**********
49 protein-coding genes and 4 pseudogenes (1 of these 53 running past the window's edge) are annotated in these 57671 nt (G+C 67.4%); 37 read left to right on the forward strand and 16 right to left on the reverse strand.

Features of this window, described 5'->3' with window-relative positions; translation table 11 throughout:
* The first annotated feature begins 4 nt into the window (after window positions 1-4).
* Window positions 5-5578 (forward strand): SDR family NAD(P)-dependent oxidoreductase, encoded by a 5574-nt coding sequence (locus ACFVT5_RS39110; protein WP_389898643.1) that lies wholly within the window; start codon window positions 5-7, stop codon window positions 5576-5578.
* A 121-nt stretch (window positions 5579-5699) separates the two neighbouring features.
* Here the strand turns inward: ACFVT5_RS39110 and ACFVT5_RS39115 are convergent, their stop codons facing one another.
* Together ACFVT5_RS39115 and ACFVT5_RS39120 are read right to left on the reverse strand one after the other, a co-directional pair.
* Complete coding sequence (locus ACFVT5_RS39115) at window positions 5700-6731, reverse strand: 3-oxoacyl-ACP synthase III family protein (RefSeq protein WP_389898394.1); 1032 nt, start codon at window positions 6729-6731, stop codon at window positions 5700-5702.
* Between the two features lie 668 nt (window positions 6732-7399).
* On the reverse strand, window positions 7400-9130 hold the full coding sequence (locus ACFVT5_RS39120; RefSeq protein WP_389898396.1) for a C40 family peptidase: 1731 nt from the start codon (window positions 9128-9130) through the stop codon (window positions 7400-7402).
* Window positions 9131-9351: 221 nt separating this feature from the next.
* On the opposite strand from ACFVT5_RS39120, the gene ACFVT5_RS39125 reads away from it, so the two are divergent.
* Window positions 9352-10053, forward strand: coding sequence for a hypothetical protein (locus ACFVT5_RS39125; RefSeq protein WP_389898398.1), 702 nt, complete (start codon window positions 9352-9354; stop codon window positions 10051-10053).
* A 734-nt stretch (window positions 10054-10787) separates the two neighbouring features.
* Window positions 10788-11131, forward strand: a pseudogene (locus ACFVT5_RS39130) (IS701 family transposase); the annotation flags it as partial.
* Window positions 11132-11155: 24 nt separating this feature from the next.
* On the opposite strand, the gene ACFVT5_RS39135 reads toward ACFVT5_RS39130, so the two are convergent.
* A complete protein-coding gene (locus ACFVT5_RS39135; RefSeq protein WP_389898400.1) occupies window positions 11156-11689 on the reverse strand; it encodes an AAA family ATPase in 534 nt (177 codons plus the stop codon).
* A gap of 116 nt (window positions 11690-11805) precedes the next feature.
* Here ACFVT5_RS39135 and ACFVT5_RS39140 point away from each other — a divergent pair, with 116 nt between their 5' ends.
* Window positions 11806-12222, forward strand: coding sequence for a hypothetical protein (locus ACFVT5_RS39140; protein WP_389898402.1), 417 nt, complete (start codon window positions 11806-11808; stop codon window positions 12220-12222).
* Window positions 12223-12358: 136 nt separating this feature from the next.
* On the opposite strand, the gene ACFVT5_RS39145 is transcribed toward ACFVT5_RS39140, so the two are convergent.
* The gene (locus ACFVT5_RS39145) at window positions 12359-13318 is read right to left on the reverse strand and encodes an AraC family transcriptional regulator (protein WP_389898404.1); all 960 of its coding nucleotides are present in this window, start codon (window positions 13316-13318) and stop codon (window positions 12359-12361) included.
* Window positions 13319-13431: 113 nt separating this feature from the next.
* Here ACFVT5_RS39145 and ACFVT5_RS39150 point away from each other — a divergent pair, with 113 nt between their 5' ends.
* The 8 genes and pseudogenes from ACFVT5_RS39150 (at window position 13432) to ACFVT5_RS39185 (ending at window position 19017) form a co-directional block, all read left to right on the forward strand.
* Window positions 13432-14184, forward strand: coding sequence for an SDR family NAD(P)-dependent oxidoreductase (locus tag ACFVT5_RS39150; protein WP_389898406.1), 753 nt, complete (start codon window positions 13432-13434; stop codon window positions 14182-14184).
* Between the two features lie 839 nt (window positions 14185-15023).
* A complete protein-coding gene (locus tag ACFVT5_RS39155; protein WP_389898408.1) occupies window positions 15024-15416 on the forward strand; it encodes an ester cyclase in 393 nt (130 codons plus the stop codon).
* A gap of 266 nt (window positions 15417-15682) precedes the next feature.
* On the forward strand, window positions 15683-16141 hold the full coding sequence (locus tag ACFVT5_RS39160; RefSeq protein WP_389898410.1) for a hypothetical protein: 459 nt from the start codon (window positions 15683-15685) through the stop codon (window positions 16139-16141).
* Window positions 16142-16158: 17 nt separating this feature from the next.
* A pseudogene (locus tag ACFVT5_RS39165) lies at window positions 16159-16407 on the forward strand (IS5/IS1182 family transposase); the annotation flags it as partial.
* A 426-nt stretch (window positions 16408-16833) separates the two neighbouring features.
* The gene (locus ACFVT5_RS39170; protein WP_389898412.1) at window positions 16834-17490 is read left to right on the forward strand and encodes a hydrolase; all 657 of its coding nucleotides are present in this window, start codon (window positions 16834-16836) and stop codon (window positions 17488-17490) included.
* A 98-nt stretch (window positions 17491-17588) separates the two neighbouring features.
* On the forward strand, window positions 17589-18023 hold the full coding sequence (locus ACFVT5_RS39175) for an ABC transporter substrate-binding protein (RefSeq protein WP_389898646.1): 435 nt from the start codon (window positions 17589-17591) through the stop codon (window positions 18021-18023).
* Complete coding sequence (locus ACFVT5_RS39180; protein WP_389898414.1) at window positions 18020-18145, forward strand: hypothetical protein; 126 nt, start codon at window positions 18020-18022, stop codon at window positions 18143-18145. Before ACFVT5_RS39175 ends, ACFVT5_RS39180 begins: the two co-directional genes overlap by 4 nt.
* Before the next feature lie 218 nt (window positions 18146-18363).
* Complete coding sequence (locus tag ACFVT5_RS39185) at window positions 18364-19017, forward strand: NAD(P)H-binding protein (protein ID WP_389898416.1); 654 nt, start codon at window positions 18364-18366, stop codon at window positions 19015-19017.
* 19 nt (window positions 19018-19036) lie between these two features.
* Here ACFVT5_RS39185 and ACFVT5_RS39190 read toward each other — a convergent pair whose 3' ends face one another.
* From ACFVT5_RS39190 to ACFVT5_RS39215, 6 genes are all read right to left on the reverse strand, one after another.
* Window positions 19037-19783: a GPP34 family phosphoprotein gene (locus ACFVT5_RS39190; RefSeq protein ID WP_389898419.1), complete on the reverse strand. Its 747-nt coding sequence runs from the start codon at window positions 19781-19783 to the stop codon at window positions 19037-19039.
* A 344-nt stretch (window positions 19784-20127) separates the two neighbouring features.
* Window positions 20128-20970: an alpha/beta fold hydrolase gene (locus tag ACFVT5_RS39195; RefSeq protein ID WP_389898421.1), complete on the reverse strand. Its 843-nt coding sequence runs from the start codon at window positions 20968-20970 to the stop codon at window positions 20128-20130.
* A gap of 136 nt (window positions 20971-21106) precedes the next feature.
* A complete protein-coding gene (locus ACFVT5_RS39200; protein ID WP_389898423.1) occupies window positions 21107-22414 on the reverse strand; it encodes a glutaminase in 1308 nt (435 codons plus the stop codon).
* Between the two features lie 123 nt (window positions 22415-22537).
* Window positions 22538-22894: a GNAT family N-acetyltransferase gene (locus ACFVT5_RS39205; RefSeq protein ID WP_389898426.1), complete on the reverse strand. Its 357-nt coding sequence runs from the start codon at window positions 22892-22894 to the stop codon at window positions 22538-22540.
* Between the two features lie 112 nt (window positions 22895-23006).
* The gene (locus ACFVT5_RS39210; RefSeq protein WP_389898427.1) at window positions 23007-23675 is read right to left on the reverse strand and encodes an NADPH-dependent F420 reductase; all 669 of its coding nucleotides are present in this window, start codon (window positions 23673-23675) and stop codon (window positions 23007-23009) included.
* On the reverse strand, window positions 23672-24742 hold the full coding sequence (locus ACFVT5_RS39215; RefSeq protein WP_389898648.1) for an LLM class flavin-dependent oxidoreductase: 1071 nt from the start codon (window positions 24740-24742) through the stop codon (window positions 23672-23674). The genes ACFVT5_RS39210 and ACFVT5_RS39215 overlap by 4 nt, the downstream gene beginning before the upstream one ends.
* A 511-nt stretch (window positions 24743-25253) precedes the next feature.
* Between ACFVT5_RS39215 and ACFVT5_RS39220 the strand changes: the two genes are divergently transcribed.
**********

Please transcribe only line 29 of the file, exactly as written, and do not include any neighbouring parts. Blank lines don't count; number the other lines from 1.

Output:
* Between the two features lie 839 nt (window positions 14185-15023).